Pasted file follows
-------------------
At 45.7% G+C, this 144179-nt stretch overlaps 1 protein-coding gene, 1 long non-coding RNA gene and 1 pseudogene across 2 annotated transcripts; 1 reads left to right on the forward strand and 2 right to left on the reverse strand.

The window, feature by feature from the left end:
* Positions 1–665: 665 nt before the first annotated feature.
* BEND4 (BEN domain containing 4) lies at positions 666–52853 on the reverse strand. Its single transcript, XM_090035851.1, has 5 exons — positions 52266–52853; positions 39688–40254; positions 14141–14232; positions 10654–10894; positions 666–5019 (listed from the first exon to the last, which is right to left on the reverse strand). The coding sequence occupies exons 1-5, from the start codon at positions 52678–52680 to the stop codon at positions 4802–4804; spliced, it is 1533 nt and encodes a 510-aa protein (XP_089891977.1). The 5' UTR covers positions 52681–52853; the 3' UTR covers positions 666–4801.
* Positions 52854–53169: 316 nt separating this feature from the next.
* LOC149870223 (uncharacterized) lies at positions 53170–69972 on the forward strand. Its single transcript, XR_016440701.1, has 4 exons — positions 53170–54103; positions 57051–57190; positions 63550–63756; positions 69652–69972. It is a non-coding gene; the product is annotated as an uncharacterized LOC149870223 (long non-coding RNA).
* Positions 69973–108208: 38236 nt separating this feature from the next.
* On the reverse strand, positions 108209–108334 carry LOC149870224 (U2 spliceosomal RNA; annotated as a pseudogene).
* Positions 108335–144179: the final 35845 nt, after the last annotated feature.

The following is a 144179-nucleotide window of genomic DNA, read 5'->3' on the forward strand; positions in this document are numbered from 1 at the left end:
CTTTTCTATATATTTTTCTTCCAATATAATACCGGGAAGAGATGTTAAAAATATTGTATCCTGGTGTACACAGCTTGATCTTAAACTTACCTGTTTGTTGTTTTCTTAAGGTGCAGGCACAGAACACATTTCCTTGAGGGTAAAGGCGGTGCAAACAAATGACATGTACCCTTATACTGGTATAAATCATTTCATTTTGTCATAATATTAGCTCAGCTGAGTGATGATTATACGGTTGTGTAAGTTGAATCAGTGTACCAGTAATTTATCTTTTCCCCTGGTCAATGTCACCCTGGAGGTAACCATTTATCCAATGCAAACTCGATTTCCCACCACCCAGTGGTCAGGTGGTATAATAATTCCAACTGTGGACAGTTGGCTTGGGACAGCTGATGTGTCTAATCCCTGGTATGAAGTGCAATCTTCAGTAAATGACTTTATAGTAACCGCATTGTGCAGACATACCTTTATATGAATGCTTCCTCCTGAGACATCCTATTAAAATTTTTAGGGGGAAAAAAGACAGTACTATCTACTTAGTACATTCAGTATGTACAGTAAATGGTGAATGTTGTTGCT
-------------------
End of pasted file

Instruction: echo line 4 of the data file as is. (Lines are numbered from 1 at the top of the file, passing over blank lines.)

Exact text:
* BEND4 (BEN domain containing 4) lies at positions 666–52853 on the reverse strand. Its single transcript, XM_090035851.1, has 5 exons — positions 52266–52853; positions 39688–40254; positions 14141–14232; positions 10654–10894; positions 666–5019 (listed from the first exon to the last, which is right to left on the reverse strand). The coding sequence occupies exons 1-5, from the start codon at positions 52678–52680 to the stop codon at positions 4802–4804; spliced, it is 1533 nt and encodes a 510-aa protein (XP_089891977.1). The 5' UTR covers positions 52681–52853; the 3' UTR covers positions 666–4801.